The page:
"Taken 2" reviews are uniformly critical

Liam Neeson in a scene from "Taken 2." AP Photo/20th Century Fox, Magali Bragard

"Taken 2," the sequel to the 2008 action thriller starring Liam Neeson, his theaters today and critics are panning the film for not being different from its predecessor.

In the sequel, the Albanian sex traffickers who kidnapped Kim (Maggie Grace) in the first film are out for vengeance after she was saved by her father, retired CIA operative Bryan Mills (Neeson), but this time their targets are Bryan and his ex-wife, Lenore (Famke Janssen).

The film received an 18 percent on review aggregator Rotten Tomatoes, with critics calling the it  a "remake" of the first film.

Here's what some of the critics had to say:

Ann Hornaday of The Washington Post: "You can't blame Neeson, or the 'Taken' producers, for trying to catch lightning in a bottle again. What you can blame them for is 'Taken 2,' a sequel every bit as clumsy, ham-handed, outlandish and laughable as the original was sleek, tough and efficient."

Scott Bowles of USA Today: " 'Taken 2' is a rehash of the original. Fortunately, they're leftovers from a fine first course."

Wesley Morris of The Boston Globe: "It's a stupid movie by smart people who aren't smart enough to realize it's stupid. The absurdity grows like mold in the dank, dark of seriousness. So it's fun for some of the right reasons, but mostly for the wrong ones."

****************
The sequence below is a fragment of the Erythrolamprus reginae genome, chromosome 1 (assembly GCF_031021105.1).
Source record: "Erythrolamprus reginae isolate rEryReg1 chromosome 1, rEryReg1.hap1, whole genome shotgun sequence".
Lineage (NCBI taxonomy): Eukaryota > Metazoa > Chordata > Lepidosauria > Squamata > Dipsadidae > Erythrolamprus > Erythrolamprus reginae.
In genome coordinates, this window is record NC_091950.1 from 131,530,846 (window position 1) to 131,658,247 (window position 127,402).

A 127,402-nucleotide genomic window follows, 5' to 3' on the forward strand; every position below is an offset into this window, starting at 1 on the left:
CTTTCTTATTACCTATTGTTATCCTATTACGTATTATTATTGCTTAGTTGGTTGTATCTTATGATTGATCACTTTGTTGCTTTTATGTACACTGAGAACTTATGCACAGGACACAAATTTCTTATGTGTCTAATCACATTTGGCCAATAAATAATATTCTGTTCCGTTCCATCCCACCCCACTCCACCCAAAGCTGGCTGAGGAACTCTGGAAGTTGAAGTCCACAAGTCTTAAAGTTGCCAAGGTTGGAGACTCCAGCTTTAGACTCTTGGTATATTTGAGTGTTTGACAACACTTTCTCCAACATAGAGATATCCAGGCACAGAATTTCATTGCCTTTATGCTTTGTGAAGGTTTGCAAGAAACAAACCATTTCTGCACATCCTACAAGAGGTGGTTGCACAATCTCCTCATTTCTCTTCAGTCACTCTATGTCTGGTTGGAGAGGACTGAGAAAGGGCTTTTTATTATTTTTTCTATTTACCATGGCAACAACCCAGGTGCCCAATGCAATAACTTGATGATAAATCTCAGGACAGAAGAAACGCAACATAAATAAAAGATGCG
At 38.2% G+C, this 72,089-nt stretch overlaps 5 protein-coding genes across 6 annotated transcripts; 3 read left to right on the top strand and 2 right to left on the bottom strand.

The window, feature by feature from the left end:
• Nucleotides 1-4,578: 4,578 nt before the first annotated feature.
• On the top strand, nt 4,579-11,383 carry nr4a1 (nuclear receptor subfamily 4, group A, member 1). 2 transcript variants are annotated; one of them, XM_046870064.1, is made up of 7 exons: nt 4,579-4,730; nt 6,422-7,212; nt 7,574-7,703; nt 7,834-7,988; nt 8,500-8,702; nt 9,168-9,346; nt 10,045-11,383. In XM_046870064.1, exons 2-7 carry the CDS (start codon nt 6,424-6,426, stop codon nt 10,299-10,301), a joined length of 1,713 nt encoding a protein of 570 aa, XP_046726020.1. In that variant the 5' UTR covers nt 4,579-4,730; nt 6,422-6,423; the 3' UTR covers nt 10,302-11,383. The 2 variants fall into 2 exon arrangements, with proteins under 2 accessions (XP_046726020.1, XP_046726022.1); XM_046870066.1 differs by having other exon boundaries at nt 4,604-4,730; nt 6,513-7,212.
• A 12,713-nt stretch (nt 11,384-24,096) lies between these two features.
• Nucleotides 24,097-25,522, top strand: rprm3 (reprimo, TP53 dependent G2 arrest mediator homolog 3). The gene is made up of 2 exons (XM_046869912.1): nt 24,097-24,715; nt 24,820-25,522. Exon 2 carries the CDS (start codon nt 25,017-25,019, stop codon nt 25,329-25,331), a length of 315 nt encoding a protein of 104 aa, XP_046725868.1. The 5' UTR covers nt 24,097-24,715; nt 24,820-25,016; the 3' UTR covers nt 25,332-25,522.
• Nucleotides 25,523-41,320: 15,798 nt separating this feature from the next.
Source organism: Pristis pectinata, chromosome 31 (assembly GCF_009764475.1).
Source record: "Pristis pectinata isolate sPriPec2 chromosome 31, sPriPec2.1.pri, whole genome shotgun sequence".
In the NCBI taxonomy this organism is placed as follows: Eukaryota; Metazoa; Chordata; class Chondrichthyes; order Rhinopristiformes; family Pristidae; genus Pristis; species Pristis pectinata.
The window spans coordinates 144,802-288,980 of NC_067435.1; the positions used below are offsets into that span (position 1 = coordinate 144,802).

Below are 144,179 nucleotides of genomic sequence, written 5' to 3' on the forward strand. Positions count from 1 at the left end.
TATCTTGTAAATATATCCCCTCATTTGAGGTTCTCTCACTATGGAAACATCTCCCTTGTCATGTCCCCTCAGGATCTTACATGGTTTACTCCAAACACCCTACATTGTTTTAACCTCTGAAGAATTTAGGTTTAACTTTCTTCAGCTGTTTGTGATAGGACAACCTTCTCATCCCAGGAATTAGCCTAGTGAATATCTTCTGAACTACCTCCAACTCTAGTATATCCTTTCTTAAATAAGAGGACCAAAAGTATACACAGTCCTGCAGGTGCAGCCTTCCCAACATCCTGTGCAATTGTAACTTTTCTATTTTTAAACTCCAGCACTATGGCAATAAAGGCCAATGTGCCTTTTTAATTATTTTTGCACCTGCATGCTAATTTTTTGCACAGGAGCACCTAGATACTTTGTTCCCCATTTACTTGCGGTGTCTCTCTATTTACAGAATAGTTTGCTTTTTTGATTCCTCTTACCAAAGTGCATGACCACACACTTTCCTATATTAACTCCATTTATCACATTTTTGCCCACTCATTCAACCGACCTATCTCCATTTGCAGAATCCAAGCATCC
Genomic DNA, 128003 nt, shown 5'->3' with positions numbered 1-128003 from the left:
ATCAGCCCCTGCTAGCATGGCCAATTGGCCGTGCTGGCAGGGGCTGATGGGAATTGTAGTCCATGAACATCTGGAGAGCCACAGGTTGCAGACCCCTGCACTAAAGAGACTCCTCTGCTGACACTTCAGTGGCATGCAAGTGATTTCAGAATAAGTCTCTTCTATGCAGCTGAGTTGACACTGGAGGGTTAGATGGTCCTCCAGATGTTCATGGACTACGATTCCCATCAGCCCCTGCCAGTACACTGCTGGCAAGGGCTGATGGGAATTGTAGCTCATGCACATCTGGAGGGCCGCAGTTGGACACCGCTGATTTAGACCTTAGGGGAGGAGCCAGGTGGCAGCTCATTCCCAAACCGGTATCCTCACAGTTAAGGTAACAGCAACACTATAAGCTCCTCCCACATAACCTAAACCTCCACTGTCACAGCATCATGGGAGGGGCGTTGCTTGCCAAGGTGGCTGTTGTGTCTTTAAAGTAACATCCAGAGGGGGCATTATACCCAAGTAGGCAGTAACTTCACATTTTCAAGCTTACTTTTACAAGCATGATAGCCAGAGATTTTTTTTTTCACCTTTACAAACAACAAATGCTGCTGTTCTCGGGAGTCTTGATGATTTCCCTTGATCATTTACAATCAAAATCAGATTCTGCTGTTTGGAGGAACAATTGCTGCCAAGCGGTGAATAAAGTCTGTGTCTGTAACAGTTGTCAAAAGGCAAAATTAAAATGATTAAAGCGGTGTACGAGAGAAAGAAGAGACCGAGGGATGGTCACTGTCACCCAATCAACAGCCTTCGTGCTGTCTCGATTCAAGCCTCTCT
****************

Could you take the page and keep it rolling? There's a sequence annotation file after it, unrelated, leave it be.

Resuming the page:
Kenneth Turan of The Los Angeles Times: "At a beefy 6-foot-4, Neeson certainly looks physically imposing, but it was the notion of casting someone who can actually act in an action hero role that was the counter-intuitive concept that made both films -- 'Taken 2' is more a remake than a sequel -- so successful."

John Anderson of Wall Street Journal: "Less magical is the blind adherence to formula evident in most of "Taken 2." As they might say in the advertising department, it's an adrenaline-fueled thrill ride. But it could have been much more."

Michael Phillips of Chicago Tribune: " 'Taken 2' is so much lousier than need be, and its action sequences look as if they were put together by someone who doesn't know what he's doing. That's a problem. And not even the charismatically weather-beaten face and basso profundo action-star delivery of Liam Neeson can compensate."

  • Camille Mann

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